Upon the immediate approach of an emergency vehicle that sounds a siren and flashing hazard lights, the driver must give way and immediately drive to a position parallel and as close as possible to the nearest edge or curb of the road, away from any intersection and stay there until emergency. Traffic School, Defensive Driving, Drivers Education Course Test - Q%26As. You must give way to a police car, fire truck, ambulance or other emergency vehicle that uses a siren and flashing lights. Get as close as possible to the right of the road and stop until the emergency vehicle (s) have passed.
However, don't stop at an intersection. Continue through the intersection and turn right as soon as you can. Sometimes emergency vehicles use the wrong side of the street to continue on their way. Slow down, move to the right.
If you see or hear an emergency vehicle with the lights and sirens on, go to the right side of the road. If you have not yet entered the intersection and the vehicle is approaching in your lane, proceed to the right side of the road. So what qualifies as an emergency response area? This refers to any space on or near a road where work is being performed by police, medical personnel, firefighters, forensics, rescue personnel, recovery drivers or any other type of emergency personnel. Try to stay parallel to the sidewalk and stop completely while you wait for the emergency vehicle to pass by.
When the emergency vehicle has successfully overcome it, retreat to your lane and resume your trip with caution. Be sure to follow all instructions given by emergency vehicle drivers, as they have a clearer view of the road and will be able to determine the best course of action for vehicles that give up the right of way. It is important to know the traffic rules when you go to emergency personnel and be prepared for the next steps. Always keep an eye on emergency vehicles as they approach and pass you, to ensure that no part of your vehicle is obstructing your travel path.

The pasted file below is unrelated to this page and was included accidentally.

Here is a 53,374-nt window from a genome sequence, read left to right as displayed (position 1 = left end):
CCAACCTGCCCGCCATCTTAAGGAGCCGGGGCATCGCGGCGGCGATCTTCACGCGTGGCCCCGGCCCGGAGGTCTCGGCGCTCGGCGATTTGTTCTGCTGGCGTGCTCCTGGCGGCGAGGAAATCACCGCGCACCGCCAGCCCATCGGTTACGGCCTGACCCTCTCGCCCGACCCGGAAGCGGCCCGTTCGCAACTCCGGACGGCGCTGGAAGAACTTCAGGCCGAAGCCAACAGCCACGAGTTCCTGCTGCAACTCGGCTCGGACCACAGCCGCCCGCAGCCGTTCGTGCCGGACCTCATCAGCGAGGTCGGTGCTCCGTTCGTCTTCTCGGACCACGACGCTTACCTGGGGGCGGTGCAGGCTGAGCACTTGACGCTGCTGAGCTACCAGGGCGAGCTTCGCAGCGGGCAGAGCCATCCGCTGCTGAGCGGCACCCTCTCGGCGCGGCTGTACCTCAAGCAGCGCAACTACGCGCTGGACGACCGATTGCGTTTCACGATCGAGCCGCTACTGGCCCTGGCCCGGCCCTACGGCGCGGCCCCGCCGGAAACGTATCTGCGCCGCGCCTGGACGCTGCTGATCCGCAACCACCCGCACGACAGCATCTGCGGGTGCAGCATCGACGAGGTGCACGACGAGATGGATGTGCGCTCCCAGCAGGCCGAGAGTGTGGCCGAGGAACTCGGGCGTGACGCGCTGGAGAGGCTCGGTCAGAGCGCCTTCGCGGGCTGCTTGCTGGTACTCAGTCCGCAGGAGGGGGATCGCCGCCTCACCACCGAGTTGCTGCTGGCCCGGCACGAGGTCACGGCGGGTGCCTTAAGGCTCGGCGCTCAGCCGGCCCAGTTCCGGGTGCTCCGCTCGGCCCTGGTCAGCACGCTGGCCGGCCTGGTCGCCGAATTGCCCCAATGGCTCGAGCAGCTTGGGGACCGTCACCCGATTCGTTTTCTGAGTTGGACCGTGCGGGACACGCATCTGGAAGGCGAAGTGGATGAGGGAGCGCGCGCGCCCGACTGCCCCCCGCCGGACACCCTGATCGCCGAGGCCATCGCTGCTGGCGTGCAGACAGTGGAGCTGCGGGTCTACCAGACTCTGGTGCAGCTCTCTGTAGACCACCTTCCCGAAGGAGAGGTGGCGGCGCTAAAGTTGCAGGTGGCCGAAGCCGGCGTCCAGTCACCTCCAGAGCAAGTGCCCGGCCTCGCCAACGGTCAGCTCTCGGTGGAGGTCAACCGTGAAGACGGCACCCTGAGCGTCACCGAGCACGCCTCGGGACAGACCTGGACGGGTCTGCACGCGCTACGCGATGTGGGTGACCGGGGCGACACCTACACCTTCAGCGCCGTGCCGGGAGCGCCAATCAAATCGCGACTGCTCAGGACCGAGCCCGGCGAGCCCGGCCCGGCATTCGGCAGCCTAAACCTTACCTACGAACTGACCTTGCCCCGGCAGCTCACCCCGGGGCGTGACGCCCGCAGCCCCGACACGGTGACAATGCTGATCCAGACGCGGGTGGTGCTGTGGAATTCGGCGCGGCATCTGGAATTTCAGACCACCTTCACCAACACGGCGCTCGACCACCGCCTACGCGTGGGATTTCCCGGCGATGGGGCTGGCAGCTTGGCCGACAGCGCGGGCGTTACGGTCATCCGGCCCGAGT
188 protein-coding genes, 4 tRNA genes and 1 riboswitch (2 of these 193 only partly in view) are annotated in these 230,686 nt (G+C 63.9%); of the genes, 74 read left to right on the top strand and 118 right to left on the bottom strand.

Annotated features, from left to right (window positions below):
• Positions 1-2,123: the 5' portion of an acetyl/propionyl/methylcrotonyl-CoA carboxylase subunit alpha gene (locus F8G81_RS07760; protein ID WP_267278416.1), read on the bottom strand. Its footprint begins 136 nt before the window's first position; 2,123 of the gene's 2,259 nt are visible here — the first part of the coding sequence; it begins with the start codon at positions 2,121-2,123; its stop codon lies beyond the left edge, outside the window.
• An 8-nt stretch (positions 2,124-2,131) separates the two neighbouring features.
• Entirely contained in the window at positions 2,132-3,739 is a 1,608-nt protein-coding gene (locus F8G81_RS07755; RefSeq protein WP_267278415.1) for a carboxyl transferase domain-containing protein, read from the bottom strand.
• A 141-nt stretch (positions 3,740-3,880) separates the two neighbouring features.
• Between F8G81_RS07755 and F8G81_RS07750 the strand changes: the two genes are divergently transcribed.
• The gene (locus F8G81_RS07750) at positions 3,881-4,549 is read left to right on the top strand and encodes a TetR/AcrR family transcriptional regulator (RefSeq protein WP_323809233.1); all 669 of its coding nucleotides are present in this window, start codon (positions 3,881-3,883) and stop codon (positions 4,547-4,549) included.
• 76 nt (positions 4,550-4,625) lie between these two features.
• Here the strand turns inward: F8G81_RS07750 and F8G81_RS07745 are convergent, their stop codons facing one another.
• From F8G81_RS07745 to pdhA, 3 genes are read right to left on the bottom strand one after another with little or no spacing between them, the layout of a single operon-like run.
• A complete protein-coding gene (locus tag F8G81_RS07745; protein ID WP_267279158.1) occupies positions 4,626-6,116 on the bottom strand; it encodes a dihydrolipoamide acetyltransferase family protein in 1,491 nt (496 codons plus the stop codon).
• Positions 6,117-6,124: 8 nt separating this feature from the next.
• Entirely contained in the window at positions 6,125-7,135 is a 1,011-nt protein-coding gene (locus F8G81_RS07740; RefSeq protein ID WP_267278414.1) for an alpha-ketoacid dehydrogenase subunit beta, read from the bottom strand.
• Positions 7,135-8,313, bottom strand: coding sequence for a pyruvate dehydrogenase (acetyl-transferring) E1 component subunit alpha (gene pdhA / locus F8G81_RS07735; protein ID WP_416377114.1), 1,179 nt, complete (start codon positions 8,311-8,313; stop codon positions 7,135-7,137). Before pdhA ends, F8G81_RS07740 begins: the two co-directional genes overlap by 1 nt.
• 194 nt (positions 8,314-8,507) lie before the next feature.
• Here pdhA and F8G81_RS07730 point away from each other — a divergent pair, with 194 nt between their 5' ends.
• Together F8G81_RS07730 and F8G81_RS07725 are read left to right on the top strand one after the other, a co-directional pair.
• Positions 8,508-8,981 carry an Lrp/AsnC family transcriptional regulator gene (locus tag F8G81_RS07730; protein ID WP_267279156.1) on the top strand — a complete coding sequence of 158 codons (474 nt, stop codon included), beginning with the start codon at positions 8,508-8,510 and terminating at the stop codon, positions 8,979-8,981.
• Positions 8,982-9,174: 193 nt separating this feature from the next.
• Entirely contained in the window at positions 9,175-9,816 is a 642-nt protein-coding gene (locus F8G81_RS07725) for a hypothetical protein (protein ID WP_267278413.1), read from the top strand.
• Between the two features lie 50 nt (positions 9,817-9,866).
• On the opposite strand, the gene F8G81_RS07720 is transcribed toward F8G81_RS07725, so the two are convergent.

Most states have some version of this traffic law, which requires motorists to depart from any lane adjacent to an emergency response area if road conditions permit. One of the most dangerous parts of being a lifeguard is driving into an emergency with your lights and sirens on. EMS vehicles often travel at a higher speed than normal traffic and will not be able to stop if the brakes are suddenly applied by those passing by. Because operating near traffic puts emergency response workers at significant risk of damage, other drivers must slow down and clear the lane immediately adjacent to the work area.
This applies to unmarked crosswalks, marked crosswalks, crosswalks at uncontrolled intersections, midblock crosswalks, and crosswalks at intersections that are controlled by traffic lights. You must give way to emergency response vehicles with active lights or sirens when they approach you at intersections.